In 2014 Thomas Piketty, a little known French academic economist, published his global bestseller Capital in the Twenty First Century. This book, all of 900 pages long, captured the spirit of the age. Piketty's book reflected a growing concern about the enormous inequality that has blighted western societies at the beginning of the 21st century.
Piketty famously stated that returns on capital grew faster than the incomes of the poor, leading to even greater inequality. Piketty's arguments were welcomed by a world ever conscious of growing inequality.
The success of the so called '1%' - bankers, financial speculators and entrepreneurs who control so much of modern wealth - is clearly visible. But what should the response of politicians be to growing inequality? How can we reconcile the obvious need to grow the economy while ensuring the weakest and most vulnerable in society do not get left behind?
A number of measures have been introduced to make sure that the rich pay their fair share in taxation. In Britain alone we have had increases in stamp duty and, in the last six years, increases in capital gains tax. Socialist France, under the leadership of Francois Hollande, introduced a 75% income tax for incomes over 1 million euros a year. Hollande's government increased this tax before Piketty's bestselling book was published. A "soak the rich" atmosphere has been prevalent in many developed countries since the financial collapse of 2008.
The danger with this increased taxation is that it discourages people from creative enterprise. Many natural entrepreneurs will think if they are going to be taxed at more than 50% why should they bother? The point at which someone works more for the government than he or she does for themselves can often be a point of no return, utterly demoralizing wealth creators who, in turn, simply do not invest.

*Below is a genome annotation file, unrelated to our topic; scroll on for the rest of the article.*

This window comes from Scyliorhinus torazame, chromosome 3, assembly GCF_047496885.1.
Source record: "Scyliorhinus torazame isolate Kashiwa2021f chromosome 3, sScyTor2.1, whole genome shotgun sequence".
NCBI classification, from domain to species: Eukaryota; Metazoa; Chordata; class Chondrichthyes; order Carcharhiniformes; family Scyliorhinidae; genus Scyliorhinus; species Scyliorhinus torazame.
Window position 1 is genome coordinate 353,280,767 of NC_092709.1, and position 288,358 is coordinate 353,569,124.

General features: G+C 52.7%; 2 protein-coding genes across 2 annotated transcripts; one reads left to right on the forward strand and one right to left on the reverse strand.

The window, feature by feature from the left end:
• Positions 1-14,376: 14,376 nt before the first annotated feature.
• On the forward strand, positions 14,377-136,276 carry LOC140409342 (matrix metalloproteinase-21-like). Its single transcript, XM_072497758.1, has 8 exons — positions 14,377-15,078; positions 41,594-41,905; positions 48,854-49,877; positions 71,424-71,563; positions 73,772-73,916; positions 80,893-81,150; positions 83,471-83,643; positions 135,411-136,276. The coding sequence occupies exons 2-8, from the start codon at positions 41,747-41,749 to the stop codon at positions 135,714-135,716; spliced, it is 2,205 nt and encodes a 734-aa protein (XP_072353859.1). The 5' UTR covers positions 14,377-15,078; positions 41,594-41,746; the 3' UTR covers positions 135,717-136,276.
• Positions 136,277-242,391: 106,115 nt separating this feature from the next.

This creates a situation in which business contracts, there are no incentives, and the wealth generated by a society or a country simply diminishes. This whole process is self-defeating, leading to entrepreneurs being discouraged and unwilling to invest in their ideas. This has an adverse effect on jobs and the economy.
The challenge for politicians is the same as it has always been. How can a society create wealth, while at the same time ensuring a sense of community, and a "safety net" for the most vulnerable and the least privileged? More radical solutions, such as aggressive taxation of income, or wealth taxes, have been tried in the past.
Famously, during the 1970s, the United Kingdom had a top tax rate on earned income of 83%. Top taxation rates on unearned income were even higher. This high taxation regime did not lead to better economic outcomes for the community as a whole. On the contrary, people left the country as tax exiles and Britain, for a number of other reasons, was widely derided as the "sick man of Europe".
More can be done to prevent corporations from giving exorbitant pay and bonuses to corporate leaders. Indeed, shareholder revolts, where institutional shareholders vote down large pay awards, have recently occurred.
What is often overlooked in the discussion of equality is that global inequality is being reduced all the time. Millions of people across the world are becoming more affluent and leaving behind the daily struggle for subsistence, which has dogged human beings for thousands of years.
It is not true to say that wealth creation in the past twenty years has not benefited many people in the developing world. Across the developed world however discontent is still rising. People do not generally begrudge entrepreneurs who have made a lot of money through their own skills. What is particularly frustrating is the enormous handouts given to corporate leaders who are essentially private sector bureaucrats. This is a legitimate anger which can be addressed by greater publicity and more energized shareholders.
Kwasi Kwarteng is the Conservative MP for Spelthorne
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